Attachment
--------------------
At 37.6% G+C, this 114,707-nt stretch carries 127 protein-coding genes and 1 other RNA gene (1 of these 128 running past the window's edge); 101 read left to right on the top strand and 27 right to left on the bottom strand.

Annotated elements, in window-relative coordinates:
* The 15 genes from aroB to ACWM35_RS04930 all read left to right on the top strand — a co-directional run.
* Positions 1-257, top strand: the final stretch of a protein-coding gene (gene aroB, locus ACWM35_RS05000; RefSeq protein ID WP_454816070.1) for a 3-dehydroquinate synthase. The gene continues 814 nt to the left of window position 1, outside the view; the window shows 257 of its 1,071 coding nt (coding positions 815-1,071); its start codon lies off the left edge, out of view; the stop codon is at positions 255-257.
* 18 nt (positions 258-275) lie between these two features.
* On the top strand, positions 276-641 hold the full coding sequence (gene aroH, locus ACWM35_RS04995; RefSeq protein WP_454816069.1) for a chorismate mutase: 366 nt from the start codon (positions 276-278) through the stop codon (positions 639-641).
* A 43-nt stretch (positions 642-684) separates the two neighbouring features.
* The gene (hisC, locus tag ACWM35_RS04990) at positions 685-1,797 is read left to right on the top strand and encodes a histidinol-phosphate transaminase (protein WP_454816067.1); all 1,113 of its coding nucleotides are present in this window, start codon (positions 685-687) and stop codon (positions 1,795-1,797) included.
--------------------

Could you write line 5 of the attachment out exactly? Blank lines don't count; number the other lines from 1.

* 18 nt (positions 258-275) lie between these two features.